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edbarx 8th August 2018 12:16 PM

My attempts at a design of a 3 stage amplifier
1 Attachment(s)
First, I will admit to myself that these attempts may prove useless.

After so much head scratching, I inputted the input stage of what I think the input stage should look like. I am using the CAD hog named KiCad. It is a huge piece of software that probably requires one to buy a book to even start using it. As you can see, I haven't figured out how I can neatly display the various texual descriptions displayed next to components.

The attachment is the first stage as I am imagining it. I will use a cascode to isolate the input from the high voltage of the power supply. I am aiming to first make the input stage, test it to make sure it meets its required standard and then proceed to the VAS. The power stage is already built as it was part of a large public address amplifier that failed. I will usethe PA amplifier's chassis, power supply and power stage and redesign the pre-driver stages.

You may deem me mad, but sometimes being mad may be the only adventurous and successful route.

I am posting both for your comments (criticism) and hints about how I can use KiCad to get a better looking schematic and for improvements that I can make to the input stage.

Thanks to all those who made this website a reality and to those who will contritbute to this thread.

Mooly 8th August 2018 12:31 PM

I can't answer your KiCad question, but would say that if your are interested in both drawing circuits on screen (and if you wish simulating them as well) then LTspice might be worth looking at.

As to your circuit, well the most obvious problem at the moment is you have all NPN transistors as drawn whereas the upper two should be PNP's while the lower NPN appears to be the wrong way around. Not quite sure what you are intending the lower one to do actually :)

wintermute 8th August 2018 01:21 PM

1 Attachment(s)
How are you producing your kicad schematic pdf?

Attached is one I created by opening the schematic, printing (and not selecting the black and white tick box, which I think makes it a lot nicer) using a printer driver called cutepdf CutePDF - Convert to PDF for free, Free PDF Utilities, Save PDF Forms, Edit PDF easily.

edit: I just tried using the built in plotter as well plotting to pdf and colour with a similar result.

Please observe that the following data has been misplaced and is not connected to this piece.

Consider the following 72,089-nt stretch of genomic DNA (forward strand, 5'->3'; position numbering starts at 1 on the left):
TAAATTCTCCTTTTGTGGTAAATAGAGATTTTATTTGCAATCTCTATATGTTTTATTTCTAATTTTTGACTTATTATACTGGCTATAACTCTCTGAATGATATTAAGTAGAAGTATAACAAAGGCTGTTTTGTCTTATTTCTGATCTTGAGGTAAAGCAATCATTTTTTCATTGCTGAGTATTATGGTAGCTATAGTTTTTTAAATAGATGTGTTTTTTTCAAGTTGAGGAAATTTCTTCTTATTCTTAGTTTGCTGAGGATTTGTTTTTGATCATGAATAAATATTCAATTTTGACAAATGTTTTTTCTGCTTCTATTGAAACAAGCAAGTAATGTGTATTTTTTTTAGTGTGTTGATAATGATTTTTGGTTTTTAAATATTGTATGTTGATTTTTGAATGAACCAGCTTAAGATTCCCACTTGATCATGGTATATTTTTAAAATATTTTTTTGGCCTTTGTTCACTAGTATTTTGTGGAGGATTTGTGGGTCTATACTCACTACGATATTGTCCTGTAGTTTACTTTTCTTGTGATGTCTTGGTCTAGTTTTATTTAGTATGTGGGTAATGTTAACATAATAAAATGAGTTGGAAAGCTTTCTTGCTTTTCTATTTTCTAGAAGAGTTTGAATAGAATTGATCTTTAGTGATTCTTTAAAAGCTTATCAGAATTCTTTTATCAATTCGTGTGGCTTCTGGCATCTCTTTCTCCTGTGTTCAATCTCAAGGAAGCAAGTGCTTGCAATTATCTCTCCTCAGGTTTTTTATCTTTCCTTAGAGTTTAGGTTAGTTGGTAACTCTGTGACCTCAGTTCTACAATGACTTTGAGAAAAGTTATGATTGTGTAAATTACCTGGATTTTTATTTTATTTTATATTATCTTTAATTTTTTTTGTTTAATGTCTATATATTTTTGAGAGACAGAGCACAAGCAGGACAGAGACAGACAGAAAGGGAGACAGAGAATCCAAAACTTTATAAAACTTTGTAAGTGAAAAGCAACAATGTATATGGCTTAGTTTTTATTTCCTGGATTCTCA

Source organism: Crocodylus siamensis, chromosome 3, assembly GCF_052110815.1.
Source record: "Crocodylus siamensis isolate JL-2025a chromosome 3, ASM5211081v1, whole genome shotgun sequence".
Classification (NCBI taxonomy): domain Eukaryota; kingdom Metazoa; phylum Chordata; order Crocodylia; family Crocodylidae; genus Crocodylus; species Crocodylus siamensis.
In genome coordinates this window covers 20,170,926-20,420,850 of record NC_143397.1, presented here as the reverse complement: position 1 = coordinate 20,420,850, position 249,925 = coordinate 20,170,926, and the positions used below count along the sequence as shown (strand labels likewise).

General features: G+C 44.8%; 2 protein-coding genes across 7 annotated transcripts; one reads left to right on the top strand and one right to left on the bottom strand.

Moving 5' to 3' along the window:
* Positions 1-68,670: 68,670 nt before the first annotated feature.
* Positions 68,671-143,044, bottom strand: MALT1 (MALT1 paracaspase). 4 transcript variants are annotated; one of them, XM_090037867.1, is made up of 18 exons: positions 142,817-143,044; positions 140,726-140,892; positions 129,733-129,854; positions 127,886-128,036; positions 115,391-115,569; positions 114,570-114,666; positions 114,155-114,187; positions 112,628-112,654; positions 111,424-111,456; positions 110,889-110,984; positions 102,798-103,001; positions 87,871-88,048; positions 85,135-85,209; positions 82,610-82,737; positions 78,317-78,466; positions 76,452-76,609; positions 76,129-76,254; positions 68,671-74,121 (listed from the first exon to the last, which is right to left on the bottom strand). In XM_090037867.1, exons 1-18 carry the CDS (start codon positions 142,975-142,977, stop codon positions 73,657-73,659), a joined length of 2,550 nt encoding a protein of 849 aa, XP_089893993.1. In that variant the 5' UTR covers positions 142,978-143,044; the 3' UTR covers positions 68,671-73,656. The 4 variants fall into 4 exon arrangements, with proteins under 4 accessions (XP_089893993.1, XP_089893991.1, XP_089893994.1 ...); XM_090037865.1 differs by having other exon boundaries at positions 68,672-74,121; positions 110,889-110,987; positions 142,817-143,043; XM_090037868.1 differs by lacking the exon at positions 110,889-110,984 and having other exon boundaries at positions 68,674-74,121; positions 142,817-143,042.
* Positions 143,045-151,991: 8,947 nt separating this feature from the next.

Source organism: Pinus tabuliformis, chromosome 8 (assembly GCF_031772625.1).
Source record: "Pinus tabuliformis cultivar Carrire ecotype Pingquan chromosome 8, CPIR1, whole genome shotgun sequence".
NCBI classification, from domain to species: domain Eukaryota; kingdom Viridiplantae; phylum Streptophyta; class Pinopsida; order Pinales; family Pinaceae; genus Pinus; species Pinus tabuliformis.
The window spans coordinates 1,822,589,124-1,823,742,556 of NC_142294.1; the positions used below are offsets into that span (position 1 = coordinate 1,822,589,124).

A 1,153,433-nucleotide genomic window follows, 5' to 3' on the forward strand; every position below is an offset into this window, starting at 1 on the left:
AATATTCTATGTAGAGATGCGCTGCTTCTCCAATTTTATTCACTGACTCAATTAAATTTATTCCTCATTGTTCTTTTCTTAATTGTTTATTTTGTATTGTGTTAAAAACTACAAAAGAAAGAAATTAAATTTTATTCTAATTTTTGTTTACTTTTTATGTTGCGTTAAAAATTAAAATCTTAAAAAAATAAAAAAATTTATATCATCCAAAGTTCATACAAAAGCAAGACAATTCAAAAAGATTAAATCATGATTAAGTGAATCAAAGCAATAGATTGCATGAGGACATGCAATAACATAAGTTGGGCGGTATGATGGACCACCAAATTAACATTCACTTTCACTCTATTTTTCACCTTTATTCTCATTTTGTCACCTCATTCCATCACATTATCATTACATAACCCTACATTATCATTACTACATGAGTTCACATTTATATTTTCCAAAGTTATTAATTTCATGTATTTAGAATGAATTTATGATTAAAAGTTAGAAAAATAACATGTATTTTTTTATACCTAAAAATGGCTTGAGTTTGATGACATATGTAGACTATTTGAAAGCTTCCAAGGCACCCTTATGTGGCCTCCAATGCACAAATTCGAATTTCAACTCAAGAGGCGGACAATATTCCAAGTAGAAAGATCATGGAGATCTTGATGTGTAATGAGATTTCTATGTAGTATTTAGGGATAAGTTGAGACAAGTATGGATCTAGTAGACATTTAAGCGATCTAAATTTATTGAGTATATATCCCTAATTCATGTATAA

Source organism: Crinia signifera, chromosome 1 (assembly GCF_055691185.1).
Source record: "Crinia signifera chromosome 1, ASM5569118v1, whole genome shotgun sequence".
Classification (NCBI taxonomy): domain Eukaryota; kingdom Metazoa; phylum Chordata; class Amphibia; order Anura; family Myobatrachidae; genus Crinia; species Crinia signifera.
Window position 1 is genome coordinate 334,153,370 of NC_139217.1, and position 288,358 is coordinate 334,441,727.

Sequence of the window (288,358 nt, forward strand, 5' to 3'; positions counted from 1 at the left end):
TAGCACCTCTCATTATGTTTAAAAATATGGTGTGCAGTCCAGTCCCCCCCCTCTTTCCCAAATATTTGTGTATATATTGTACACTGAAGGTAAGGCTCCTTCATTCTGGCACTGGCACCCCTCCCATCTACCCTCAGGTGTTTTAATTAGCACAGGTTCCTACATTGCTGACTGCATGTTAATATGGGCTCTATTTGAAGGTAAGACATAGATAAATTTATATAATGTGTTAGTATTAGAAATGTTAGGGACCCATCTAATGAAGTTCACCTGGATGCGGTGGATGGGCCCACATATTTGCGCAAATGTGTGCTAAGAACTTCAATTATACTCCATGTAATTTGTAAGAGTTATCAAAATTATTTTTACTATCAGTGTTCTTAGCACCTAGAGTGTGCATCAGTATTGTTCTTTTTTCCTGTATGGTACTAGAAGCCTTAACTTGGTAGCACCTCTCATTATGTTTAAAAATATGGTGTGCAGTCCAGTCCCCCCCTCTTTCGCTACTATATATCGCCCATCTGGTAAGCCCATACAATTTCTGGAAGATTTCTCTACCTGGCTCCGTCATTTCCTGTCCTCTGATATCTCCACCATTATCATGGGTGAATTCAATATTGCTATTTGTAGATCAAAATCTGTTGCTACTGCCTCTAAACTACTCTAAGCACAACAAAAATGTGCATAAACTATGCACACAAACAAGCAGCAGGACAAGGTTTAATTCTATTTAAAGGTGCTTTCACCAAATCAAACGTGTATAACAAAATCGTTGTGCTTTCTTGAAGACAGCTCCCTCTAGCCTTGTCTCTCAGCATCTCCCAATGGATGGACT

spladski 8th August 2018 04:42 PM

I am seconding Mooly's reply with a stronger recommendation that you use LTspice simulator. The circuit as drawn cannot work so there is no point in a prototype.

LTspice will prove the concept functionally. Although simulation cannot emulate with 100% accuracy, it will save you a heck of a lot of time. It is also standard procedure for this site, as it makes collaboration with others more productive.

LTspice is also free. Your bank/mattress account is safe.

edbarx 8th August 2018 06:04 PM

1 Attachment(s)
I am on Linux, Devuan ASCII. Installing more software means more time dedicated to setup software that I have never used in my life. Using KiCad my concentration is more focused on the new commands that I am learning to use rather than the components. Yes, as mentioned to me, there were 3 transistors that should be PNP: the two comprising the current mirror and the transistor at the bottom negative power rail. Software teething problems are distracting me from focusing on circuit design and on doing circuit calculations to make sure everything works within planned currents and voltages.

The lower part of the circuit consists of a series pass voltage regulator which powers a current source that is used to supply a constant current to the differential pair. The voltage of the differential pair is truncated using a cascode so that they work with a voltage of around 6.8V - 0.7V = 5.9V. According to Douglas Self, I should try to use a constant current of 6mA but I find this a little too high. I know there are amplifiers that use less about 2.5mA. I am still hesitant about using a current mirror as the interface for the differential pair. I think, using a complementary pair of small signal transistors with their bases connected to both heads of the differential pair, can also work and ensure the differential pair always conduct nearly equal currents.

suzyj 8th August 2018 11:10 PM

Hover over the thing you want to move and press M. Or R to rotate. KiCAD is pretty friendly when you get used to it.

But yes, LTspice first to get a working simulation, then KiCAD for schematic and layout.

jaycee 8th August 2018 11:22 PM

KiCAD is quite frankly vile. Typical open source dreadful user interface.

Someone really needs to clone EAGLE

suzyj 8th August 2018 11:39 PM

I disagree. The most obnoxious CAD tools I’ve used have all been closed source (Cadence comes to mind as being particularly awful to use). I took a couple of days to bring myself up to speed on KiCAD from a background in Altium/Protel and Cadence, and now prefer KiCAD strongly from an ease of use perspective.

KiCAD is reasonably straightforward, plus very powerful. And being open is huge. I am so over the bloated crap and enforced updates from, for example, Altium.

stocktrader200 8th August 2018 11:53 PM

ExpressPCB has excellent tools and PCB's , but poor (expensive) board prices and sky high shipping outside of USA

rco3 9th August 2018 12:34 AM

I'm with suzyj.

Altium is more powerful than KiCAD, but I like using KiCAD better. EAGLE is a distant third behind both, and DxDesigner/PADS has similar or more capability than Altium but a far more frustrating UI.

Unless I'm routing something like a 64-bit 800MHz DDR3 data bus, KiCAD is my favorite. Altium irritates me multiple times a day.

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